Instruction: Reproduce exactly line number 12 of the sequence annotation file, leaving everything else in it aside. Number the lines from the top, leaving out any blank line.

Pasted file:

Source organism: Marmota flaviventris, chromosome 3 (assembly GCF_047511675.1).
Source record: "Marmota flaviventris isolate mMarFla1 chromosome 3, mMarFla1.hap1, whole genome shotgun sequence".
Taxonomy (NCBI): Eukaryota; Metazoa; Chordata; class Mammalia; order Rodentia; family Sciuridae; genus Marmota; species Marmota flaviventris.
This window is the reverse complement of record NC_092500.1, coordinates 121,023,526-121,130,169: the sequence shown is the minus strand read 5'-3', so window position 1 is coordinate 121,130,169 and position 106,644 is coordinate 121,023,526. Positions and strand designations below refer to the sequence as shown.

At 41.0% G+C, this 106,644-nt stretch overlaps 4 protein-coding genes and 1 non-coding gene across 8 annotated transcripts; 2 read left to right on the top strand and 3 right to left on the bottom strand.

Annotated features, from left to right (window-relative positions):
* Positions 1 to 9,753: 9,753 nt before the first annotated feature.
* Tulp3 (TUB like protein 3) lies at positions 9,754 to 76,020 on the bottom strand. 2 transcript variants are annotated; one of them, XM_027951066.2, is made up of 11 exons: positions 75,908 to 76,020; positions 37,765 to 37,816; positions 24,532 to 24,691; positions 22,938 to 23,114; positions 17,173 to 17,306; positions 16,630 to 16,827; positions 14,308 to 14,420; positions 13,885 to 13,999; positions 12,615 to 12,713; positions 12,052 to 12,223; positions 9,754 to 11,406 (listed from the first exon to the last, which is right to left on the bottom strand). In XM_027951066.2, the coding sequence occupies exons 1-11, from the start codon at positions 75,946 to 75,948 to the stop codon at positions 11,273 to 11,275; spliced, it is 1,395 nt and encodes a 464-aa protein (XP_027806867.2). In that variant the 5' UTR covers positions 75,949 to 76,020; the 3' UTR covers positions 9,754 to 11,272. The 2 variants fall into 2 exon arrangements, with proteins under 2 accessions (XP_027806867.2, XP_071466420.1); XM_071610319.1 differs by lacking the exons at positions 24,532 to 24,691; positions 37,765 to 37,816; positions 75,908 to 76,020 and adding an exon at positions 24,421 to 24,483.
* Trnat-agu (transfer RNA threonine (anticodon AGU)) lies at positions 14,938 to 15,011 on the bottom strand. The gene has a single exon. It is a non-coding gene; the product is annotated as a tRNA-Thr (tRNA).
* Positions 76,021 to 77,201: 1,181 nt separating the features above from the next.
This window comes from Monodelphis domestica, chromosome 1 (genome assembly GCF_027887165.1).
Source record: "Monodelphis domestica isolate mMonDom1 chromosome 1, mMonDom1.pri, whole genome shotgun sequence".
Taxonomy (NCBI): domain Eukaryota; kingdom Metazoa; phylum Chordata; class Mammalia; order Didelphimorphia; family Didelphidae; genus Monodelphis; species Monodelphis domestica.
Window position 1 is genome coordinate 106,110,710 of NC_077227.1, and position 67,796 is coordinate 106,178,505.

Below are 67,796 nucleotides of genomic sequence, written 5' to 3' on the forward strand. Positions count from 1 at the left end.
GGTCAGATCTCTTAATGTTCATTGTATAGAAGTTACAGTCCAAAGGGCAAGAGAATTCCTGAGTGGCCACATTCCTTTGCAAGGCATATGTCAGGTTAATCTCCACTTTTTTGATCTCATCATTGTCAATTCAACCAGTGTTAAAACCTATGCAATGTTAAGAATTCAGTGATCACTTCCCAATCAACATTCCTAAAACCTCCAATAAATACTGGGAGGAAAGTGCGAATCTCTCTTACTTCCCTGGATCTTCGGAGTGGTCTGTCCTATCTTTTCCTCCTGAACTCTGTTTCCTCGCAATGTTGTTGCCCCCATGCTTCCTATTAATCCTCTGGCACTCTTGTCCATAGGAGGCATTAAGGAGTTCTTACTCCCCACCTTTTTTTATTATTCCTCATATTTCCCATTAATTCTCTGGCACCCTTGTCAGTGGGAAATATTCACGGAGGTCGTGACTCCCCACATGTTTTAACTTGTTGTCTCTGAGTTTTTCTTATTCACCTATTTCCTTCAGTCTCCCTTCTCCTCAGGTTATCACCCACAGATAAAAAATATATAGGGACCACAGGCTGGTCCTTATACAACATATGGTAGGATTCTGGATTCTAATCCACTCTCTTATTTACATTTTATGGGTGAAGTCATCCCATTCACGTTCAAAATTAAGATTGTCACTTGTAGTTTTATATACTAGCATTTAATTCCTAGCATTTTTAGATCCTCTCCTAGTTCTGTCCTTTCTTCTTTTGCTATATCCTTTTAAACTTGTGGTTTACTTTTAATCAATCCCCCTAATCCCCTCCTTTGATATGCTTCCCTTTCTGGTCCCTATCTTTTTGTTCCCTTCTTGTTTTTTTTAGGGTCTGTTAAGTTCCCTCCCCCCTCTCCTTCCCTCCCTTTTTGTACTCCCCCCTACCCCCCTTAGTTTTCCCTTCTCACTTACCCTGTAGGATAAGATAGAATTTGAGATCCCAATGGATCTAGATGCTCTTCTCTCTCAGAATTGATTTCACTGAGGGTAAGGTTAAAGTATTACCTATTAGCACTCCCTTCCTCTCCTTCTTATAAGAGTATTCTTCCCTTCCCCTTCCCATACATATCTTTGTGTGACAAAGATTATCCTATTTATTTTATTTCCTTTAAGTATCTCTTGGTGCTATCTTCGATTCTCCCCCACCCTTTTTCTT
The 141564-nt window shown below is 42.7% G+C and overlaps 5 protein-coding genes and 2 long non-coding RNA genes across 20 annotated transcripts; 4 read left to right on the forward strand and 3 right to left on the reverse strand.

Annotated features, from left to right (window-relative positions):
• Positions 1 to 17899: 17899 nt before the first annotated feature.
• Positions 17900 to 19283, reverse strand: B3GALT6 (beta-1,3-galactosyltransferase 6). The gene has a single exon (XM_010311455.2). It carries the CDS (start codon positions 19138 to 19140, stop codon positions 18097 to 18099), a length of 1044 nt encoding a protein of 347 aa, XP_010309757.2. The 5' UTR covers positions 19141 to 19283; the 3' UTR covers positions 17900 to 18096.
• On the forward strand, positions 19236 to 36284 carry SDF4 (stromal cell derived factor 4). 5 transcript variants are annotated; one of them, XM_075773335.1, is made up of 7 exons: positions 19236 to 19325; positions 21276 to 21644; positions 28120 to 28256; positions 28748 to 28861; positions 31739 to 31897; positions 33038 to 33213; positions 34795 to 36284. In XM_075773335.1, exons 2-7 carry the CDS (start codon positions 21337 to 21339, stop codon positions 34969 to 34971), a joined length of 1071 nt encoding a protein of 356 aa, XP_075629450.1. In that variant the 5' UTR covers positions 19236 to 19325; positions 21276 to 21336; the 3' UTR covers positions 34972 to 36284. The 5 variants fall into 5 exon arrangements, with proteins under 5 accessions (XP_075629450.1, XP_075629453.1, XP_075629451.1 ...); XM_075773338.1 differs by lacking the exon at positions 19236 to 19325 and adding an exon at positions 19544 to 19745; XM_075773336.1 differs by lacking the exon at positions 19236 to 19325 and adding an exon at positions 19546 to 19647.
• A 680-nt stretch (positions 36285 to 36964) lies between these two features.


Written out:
Source record: "Monodelphis domestica isolate mMonDom1 chromosome 1, mMonDom1.pri, whole genome shotgun sequence".